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    Senior Member Driver8's Avatar
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    Quote Originally Posted by JakeD View Post
    vacuum bottles work the best when you pre heat them with hot water inside.. dump water out.. put hot stuff in, seal it up.
    Thanks, Jake. Just saw the other "Thermos" thread and got the explanation. Was about to delete my question, in fact, but you beat me to it. Thanks again.
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    Senior Member bryan's Avatar
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    oreo cakesters....or anything filled with cream that's name ends with "doodle"....
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    Senior Member WinterWarlock's Avatar
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    Quote Originally Posted by bryan View Post
    oreo cakesters....or anything filled with cream that's name ends with "doodle"....
    Ugh - that gives me the chills. The thought of entering a diabetic coma while winter hiking precludes those foods from my diet! But hey, YMMV!!
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  13. #13
    Banned Kevin Rooney's Avatar
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    A winter sandich for me is a PB & J. For high fat & protein lunch, summer sausage (presliced) and crackers in a firm (like Tupperware) container to protect the crackers works well - mostly I carry just a PB & J. I don't carry any kind of chocolate bar or granola bar - they get like rocks. OK in summer, not winter. My gorp container is a small Nalgene. I used to put it on a 'biner on my pack strap but it flopped too much, so now I put it in the small side pouch (Dana Wet Rib) that attaches near my waist, along with a small folding saw for blowdowns and anything else I need to get at quickly. I also carry 2 or 3 liters of hot spiced tea, and add snow when the Nalgene is about 1/2 empty or so. Much less than that and the snow stay slushy and never totally melts. Any Nalgene carried in an external water bottle parka goes in upside down - the threads tend to freeze less quickly in that position.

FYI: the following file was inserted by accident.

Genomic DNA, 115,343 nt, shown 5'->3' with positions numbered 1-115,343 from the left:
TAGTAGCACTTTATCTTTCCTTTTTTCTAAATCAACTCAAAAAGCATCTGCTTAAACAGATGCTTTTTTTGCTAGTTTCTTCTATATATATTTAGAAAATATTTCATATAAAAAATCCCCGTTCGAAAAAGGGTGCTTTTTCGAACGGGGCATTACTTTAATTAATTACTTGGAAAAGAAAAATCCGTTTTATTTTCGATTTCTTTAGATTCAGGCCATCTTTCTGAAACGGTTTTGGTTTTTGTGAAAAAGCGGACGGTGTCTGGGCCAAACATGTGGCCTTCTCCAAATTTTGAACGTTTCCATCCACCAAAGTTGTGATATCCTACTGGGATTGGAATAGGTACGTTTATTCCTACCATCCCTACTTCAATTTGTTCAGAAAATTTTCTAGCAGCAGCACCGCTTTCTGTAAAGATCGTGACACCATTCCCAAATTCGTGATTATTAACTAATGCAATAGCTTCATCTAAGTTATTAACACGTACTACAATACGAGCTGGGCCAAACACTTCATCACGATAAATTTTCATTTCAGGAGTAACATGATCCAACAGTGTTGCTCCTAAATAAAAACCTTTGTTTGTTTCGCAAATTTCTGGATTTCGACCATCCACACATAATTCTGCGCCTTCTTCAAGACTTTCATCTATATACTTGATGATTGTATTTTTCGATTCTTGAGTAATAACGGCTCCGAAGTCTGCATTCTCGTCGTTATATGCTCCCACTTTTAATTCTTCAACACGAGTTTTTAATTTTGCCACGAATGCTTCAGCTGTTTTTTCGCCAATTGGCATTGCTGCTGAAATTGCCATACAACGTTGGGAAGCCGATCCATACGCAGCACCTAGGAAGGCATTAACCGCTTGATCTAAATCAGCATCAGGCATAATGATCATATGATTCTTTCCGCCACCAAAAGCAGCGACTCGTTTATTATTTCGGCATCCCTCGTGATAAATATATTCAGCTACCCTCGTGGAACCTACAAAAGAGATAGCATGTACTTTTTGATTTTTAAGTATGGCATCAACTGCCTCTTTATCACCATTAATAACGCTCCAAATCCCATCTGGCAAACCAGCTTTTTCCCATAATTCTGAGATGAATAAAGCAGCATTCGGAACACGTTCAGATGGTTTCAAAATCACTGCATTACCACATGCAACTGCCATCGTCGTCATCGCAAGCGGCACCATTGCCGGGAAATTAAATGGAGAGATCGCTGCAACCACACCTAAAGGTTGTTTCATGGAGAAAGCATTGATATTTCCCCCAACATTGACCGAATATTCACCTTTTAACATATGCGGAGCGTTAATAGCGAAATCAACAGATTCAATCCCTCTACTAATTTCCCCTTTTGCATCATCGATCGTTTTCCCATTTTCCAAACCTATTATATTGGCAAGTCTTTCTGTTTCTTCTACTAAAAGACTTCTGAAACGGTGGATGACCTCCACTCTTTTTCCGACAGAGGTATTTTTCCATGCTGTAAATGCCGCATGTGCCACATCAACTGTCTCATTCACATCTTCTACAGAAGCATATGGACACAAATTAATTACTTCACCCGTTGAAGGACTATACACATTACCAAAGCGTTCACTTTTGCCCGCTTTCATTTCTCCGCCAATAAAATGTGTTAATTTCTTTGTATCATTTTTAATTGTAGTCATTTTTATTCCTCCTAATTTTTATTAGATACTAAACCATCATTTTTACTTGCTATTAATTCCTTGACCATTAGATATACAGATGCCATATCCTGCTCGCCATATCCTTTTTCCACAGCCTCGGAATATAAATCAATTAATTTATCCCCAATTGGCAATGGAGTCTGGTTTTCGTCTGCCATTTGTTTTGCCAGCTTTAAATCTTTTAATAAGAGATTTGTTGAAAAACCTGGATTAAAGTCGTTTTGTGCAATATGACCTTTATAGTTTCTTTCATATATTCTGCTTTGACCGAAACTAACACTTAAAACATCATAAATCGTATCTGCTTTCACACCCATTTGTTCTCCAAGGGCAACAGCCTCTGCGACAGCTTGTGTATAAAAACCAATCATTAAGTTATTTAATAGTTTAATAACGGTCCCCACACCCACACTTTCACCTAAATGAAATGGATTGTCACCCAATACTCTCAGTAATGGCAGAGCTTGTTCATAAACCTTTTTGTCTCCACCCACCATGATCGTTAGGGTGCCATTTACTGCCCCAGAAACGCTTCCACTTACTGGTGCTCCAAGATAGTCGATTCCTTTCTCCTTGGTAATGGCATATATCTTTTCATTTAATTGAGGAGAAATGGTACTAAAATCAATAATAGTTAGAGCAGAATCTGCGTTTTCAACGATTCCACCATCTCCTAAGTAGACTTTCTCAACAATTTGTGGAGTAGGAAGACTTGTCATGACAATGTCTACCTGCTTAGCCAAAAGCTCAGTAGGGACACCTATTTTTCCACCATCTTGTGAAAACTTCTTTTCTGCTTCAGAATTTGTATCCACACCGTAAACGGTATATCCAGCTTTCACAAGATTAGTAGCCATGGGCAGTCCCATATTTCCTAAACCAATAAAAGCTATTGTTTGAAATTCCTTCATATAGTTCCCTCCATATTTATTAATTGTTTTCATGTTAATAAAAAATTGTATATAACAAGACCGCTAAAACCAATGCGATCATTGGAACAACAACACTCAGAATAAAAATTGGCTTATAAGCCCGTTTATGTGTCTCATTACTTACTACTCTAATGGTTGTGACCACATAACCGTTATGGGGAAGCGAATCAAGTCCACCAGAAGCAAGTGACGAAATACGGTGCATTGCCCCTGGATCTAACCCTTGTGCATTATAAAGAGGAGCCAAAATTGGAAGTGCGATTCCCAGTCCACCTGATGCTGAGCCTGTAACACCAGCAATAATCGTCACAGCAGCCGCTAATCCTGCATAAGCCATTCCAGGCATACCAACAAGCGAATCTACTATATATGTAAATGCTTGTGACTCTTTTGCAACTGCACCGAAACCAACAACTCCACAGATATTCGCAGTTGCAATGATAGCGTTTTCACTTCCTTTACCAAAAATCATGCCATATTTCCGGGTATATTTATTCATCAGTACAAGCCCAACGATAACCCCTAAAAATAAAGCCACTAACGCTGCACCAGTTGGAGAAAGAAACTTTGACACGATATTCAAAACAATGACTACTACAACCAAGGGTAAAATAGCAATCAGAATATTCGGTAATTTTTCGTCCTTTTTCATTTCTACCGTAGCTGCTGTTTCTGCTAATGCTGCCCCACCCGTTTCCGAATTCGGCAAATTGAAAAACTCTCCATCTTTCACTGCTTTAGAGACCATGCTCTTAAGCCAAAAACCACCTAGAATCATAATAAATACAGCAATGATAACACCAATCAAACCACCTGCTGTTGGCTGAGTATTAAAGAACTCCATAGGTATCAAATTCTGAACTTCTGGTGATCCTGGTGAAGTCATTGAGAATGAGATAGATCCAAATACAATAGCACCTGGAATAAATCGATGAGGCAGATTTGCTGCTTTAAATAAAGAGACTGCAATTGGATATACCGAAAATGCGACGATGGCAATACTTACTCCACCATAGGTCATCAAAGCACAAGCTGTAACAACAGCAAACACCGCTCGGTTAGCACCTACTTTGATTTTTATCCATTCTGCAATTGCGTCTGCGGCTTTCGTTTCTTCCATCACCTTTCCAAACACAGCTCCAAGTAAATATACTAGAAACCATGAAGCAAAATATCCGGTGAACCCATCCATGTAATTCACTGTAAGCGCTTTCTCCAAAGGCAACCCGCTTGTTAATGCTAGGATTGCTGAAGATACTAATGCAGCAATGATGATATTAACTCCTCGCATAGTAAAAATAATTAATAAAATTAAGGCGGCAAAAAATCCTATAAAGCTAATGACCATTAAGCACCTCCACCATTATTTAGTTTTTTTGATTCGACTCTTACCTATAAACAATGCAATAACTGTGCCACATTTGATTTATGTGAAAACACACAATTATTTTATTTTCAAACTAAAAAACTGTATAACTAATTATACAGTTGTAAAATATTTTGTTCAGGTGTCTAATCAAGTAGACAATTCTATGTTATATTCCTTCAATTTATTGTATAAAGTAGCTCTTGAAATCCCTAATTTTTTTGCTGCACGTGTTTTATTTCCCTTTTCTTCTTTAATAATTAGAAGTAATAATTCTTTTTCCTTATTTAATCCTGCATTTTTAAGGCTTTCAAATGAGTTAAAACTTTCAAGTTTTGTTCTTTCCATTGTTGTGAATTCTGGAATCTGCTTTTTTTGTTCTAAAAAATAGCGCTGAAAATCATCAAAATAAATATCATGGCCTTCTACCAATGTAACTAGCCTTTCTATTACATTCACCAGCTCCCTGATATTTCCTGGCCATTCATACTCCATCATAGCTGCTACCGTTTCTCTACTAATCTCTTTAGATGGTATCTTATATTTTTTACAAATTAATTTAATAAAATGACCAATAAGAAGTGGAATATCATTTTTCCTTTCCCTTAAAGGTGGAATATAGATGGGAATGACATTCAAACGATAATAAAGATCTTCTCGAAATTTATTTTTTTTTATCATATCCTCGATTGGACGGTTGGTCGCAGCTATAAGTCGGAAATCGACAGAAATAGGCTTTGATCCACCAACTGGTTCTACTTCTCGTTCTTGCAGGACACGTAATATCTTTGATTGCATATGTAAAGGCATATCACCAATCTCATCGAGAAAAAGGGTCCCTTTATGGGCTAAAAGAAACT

For a high-sugar food (about the same caloric boost as a GU or a granola bar), I carry 3 or 4 dried pinapple circles. Since they're low-moisture, they stay edible in cold weather. Hannaford's carries them. Look in stores which have a bulk-food section.
    Last edited by Kevin Rooney; 11-14-2012 at 08:29 AM.

  14. #14
    Member Scarpy's Avatar
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    I have a wide mouth thermos & put in hot chili, stew or something similar. It weighs a little more but it is worth it. Nothing better than a hot meal on a cold summit.
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  15. #15
    Senior Member MadRiver's Avatar
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    I actually put my snacks in the Nalgene cozies with a hand warmer at the bottom.
    What do you mean he don't eat no meat? Ok, I'll do lamb.